Inside the Dak Prescott contract

Washington Redskins v Dallas Cowboys
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Dak Prescott‘s contract easily can be called the best contract ever signed (once it’s officially signed) by any player in league history. The relatively straightforward details of the contract are set forth below (per a source with knowledge of the contract), followed by some analysis of what it all means.

First, Prescott will receive a $66 million signing bonus. That’s the biggest signing bonus ever received by any player in league history.

Second, he’ll have a $9 million base salary in 2021, fully guaranteed. With the signing bonus paid out entirely in 2021, he’ll receive $75 million by the end of the 2021 regular season. That’s also a record one-year payout.

Third, Prescott’s 2022 salary is $20 million, fully guaranteed. That equates to $95 million fully guaranteed at signing, also a record.

Fourth, he’ll receive in 2023 a base salary of $31 million. It’s guaranteed for injury for now, and it becomes fully guaranteed on the fifth day of the 2022 league year. Thus, to avoid owing him $126 million fully guaranteed, the Cowboys will have to cut Prescott after one year, at $95 million.

Fifth, Prescott has a $5 million roster bonus due on the fifth day of the 2024 league year, along with a 2024 base salary of $29 million. Both payments are non-guaranteed.

The contract includes a pair of voidable years, aimed at giving the Cowboys the ability to cram cap space from the four-year, $160 million deal into 2025 and 2026.

Prescott eventually will have three different protections against the franchise tag in 2025. First, although a no-tag clause is not yet in the draft of the contract, it’s expected to be added. Second, Prescott and agent Todd France insisted on the second tag being applied this year. This makes it, as previously mentioned, difficult if not impossible to ever franchise-tag him again, since it would entail a 44-percent increase over the cap number from the last year of his contract. Third, the final two years of the contract void the day before the start of the 2025 league year, after the franchise-tag deadline. Thus, if all else fails, he can’t be tagged in 2025 because his contract won’t expire until it’s too late to tag him.

At a minimum, Prescott has a three-year, $126 million deal. With no tag available in 2025, the Cowboys will surely try to convert the last year of the deal into a new contract. If not, he gets $160 million over the next four years. That’s $29.3 million more than Mahomes will make over the next four years, and he’ll still be under contract for seven years after that.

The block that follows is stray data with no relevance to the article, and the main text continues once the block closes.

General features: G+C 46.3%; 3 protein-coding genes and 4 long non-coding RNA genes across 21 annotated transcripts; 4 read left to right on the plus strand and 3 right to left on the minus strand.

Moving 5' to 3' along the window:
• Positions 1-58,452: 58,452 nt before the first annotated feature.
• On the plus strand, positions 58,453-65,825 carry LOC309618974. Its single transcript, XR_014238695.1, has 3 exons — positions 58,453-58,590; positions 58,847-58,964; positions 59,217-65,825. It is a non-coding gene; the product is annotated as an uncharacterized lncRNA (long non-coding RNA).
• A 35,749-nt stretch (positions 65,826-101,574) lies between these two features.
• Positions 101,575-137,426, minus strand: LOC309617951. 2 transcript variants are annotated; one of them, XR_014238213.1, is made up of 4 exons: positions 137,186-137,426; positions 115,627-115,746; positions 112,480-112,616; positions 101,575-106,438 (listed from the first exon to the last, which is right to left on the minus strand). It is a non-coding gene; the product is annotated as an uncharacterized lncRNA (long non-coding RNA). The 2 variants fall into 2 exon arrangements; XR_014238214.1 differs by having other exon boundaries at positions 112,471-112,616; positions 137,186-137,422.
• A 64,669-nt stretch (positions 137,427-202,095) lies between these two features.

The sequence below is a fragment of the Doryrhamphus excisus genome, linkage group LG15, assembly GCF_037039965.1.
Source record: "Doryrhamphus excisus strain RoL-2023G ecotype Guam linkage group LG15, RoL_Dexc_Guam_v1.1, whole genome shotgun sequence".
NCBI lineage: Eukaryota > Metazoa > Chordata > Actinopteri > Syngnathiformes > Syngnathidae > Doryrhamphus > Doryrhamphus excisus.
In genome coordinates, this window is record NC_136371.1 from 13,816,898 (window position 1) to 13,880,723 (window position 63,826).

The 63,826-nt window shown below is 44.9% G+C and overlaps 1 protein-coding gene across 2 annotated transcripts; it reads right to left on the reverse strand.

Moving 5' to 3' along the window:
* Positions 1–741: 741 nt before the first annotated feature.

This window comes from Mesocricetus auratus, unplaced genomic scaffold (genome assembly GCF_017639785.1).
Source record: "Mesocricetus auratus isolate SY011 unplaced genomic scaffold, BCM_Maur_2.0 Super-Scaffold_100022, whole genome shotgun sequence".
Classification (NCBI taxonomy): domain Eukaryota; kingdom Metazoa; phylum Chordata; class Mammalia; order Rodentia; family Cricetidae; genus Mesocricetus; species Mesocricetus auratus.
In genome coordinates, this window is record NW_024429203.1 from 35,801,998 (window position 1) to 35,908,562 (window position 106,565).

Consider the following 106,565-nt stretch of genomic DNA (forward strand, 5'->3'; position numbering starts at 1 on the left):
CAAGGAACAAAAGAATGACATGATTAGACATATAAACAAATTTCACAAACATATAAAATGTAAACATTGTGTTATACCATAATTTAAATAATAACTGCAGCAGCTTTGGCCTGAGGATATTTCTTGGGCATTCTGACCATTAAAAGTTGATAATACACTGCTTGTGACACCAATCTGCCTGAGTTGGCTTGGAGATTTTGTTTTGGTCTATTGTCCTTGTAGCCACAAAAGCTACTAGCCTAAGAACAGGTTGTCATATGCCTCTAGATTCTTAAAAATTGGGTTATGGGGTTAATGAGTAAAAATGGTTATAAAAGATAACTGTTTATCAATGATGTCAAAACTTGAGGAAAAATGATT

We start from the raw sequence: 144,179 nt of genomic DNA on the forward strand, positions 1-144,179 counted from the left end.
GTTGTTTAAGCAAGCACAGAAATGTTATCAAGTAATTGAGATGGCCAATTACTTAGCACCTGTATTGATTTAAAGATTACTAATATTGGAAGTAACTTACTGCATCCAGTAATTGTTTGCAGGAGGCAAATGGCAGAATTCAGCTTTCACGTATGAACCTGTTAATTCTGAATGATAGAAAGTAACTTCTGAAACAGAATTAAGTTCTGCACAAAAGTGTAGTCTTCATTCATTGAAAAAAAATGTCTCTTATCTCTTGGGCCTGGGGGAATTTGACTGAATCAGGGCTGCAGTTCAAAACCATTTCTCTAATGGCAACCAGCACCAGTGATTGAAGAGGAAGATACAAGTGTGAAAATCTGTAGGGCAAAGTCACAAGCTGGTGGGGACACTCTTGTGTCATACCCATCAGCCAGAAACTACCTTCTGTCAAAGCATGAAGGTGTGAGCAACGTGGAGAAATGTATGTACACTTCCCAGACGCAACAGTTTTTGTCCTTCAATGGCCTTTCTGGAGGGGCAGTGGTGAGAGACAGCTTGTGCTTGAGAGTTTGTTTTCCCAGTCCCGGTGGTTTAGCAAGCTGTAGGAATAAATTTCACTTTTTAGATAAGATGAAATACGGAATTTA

The deal also compares very favorably to the first four years of money paid to other top quarterbacks under their current deals. The $160 million payable to Prescott from 2021 through 2024 exceeds the first four years of Russell Wilson‘s current deal by $29 million. As to the first four years of Aaron Rodgers‘ current deal, it’s $35.5 million more. As to the first four years of Matt Ryan‘s current deal, it’s $42.5 million more. As to the first two years of Deshaun Watson‘s deal, it $49.2 million more. In comparison to the first four years of the Jared Goff contract, it’s $49.9 million more. As to the first four years of the Carson Wentz deal, it’s $56.1 million more. And as to the first four years of the Patrick Mahomes deal, the payout Prescott will receive exceeds the Mahomes contract by $56.4 million.

Prescott will be back in position to get another deal as soon as three years from now. At the latest, he’ll be on the open market in 2025, free and clear and subject to no tags. He’ll only be 31 at the time; for franchise quarterbacks, 31 is the new 21.

“How much is enough?” is a question that always gets asked of players, never gets asked of owners

Cowboys QB Dak Prescott playing carefree; Jerry Jones says he is worth top-tier money
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How much is enough? It’s a question that often arises when a millionaire player tries to maximize his earnings. It’s a question that rarely arises when a billionaire owner tries to maximize his.

Simms and I addressed that point on Monday’s PFT Live, within the context of Dak Prescott‘s contractual situation in Dallas. The Cowboys, by not promptly offering Prescott a significant contract extension when he became eligible for one after the conclusion of the 2018 regular season, activated a process that has them on the brink of applying a one-year, $37.68 million franchise tender to Prescott, to be followed in 2022 by a third franchise tender (at $54.25 million), a right-to-match-only transition tender ($45.21 million), or a shot at the open market.